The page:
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Equations of Motion question

  1. Oct 23, 2011 #1
    1. The problem statement, all variables and given/known data
    A speed skater crosses the start line of a straight 200m downhiull course with speed of 30m per second. She accellerated uniformly all the way down taking 5 sec to cover the course - what is her speed at the finish line? I know this should be simple, but just can't get the answer to work out the same as the solution in the paper.

    2. Relevant equations

    s = 1/2 (u+v)t

    3. The attempt at a solution
    200 = 1/2 (30+v)5
    200/5 = 1/2(30+v)
    40 = 1/2(30+v)
    2 x 40 = 30 + v
    80 - 30 = v
    v = 50m per sec

    Answer in book is 45 - HOW??????????????????
    Last edited: Oct 23, 2011
  2. jcsd
  3. Oct 23, 2011 #2
    I have to wonder about the answer you are given. According to them the average speed is .5(30+45)=37.5 m/s. That won't cover the 200 m in 5 seconds. I agree with you.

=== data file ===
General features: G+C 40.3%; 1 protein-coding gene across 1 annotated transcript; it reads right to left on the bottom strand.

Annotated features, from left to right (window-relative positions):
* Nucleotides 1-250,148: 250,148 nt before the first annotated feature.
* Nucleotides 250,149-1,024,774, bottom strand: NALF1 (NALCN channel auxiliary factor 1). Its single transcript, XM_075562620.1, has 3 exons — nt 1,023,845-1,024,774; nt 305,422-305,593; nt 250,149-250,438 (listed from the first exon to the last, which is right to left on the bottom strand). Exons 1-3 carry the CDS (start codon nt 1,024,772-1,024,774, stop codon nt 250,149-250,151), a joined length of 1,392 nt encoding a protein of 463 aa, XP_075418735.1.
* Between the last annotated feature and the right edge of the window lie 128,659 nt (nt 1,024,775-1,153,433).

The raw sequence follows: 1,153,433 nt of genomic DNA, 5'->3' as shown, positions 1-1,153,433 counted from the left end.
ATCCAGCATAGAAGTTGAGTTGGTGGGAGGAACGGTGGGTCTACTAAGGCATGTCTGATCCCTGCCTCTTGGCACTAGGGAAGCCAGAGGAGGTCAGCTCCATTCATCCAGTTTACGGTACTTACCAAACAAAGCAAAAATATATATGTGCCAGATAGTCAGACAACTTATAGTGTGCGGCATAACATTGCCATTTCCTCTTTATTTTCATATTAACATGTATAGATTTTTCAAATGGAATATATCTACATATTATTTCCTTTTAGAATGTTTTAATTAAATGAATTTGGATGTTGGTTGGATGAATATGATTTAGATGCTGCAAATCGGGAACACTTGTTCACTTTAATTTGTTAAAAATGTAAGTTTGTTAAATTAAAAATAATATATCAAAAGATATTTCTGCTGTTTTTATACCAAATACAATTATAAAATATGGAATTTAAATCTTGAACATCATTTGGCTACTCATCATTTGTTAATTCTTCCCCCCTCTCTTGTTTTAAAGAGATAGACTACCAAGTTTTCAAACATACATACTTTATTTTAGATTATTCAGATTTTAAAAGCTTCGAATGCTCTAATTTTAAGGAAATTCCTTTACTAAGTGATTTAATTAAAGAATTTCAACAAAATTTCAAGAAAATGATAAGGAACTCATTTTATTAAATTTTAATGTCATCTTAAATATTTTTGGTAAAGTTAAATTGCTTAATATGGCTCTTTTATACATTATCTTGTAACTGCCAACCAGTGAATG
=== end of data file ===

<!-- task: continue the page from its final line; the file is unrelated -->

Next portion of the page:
The constant (uniform) acceleration rate is 4 m/s*s gotten from: x = V0*t+.5*a*t^2

    Inserting that into Vf = V0 + a*t yields Vf=50 m/s.

    So I don't understand either.
  4. Oct 23, 2011 #3
    Lawrence - many thanks - was starting to think I'd lost the plot, am glad you agree. The question's from a past paper and the published answer was 45. Just goes to show, they don't always get it right, will point this out to my physics teacher when school returns on Tuesday. Thanks again for your prompt reply.

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